The bleach, development and testing process is exactly the same as for B&W film contraction as described above, with one very important exception: Since the bleach contains acid, you must thoroughly rinse the film (3–4 changes of water) before transferring it to the developer.

Potassium dichromate at about a 10-percent (100 grams per liter) solution will work without the presence of hydrochloric acid. The acid serves only to speed bleach action. This allows smaller bleach concentrations. Therefore, increases and decreases in concentration (of both acid and bleach) will produce increases and decreases in the bath’s effectiveness. You will likely find that radically different bleach formulations (10-percent potassium dichromate by itself, or 0.01 percent dichromate with 0.01-percent acid, or 0.001-percent dichromate with 0.1-percent acid, etc.) all produce acceptable results. Aim for a 4-minute or longer bleach time with normal agitation.

Change concentrations or times until you find the right one to pull film speed by the amount you desire. Obviously you will have to test this on unimportant film or test strips before using it with irreplaceable negatives.

Technical Pan Processing

Contrastwise bleaching can be used to get a continuous tone, normal density range negative from any high-contrast negative material including Kodak’s Technical Pan.

You can now process Technical Pan (and other high-contrast films) to continuous tone in your ordinary film developer, at the same time, temperature and dilution you employ for your regular B&W films, without resorting to expensive specialized developers. The technique is similar to that for contraction with medium-contrast films with some exceptions:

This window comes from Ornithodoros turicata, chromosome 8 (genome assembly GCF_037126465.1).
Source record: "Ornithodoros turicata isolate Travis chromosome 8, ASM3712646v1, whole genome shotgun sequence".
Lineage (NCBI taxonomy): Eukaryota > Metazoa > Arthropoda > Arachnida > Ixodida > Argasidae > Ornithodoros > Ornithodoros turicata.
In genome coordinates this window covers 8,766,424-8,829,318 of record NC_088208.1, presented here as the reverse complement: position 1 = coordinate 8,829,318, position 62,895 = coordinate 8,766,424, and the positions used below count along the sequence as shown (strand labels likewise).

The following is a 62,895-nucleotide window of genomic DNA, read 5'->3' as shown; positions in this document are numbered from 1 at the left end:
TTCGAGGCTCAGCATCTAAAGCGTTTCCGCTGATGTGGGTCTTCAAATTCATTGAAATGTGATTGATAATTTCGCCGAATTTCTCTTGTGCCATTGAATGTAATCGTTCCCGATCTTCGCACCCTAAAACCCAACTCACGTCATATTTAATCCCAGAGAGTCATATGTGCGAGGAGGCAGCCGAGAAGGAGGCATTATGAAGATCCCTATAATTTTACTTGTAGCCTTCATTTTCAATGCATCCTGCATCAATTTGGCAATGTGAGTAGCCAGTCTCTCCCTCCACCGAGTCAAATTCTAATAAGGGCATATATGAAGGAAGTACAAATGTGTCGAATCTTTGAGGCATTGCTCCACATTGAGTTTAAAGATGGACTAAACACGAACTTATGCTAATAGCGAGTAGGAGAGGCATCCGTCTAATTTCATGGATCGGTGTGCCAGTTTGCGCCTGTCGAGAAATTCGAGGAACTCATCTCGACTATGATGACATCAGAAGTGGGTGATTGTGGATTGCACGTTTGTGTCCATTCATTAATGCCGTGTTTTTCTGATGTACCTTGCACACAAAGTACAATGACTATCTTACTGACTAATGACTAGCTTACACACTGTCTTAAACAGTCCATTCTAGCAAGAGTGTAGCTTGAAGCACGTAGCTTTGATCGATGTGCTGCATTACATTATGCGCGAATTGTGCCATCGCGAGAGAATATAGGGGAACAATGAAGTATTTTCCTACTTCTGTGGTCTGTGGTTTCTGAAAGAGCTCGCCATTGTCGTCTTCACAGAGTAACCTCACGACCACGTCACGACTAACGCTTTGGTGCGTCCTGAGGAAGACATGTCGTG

1. A pre-soak before the bleach bath is a necessity with Tech Pan and other high-contrast films. Presoaking several minutes in Photo-Flo instead of plain water may provide even more uniform development.
  2. Use a potassium ferricyanide and potassium bromide bleach in the same 1:1 ratio of main stock solutions already discussed under Basic Information. Experiment in the same manner as previously described to find a bleach concentration and time that gives you the density range you want. With Tech Pan and other high-contrast films however, you’re looking for a bleach that will give you normal continuous tone, rather than a contraction, as in the case of SLIMT contraction of ordinary B&W films. Try bleach times from 4 to 5 minutes to start.
  3. After bleaching, use a development time you would normally employ to get maximum contrast from the high-contrast film in question. For my tests with Tech Pan I used 12 minutes in HC110, dilution B (not a typo) after the bleach, which produced normal, continuous tone contrast with Tech Pan. This approach produces maximum possible speed, so you may find you have to increase your EI slightly.
  4. Use an agitation method you have previously found effective with Tech Pan. Use it in the bleach and developer, or results will be uneven. If you are not experienced with this film, try a slight variation on Phil Davis’ agitation technique described in his November/ December 1989 article. Use a two-reel tank and keep the top reel empty. Fill the tank only half way with developer. Invert the tank for 5 seconds, then right it for 10 seconds (four agitations per minute).

High-Contrast FIlms as Expansion Films

In "Zone System Expansion Film," I talked about using Kodak’s Professional Copy Film — Type 4125 as a Zone System expansion film, because I feel it is ideally suited to this purpose. I also mentioned that more conventional high-contrast films can be used as expansion films if a SLIMT bleach is employed to reduce their contrast to usable levels. The procedure is simple.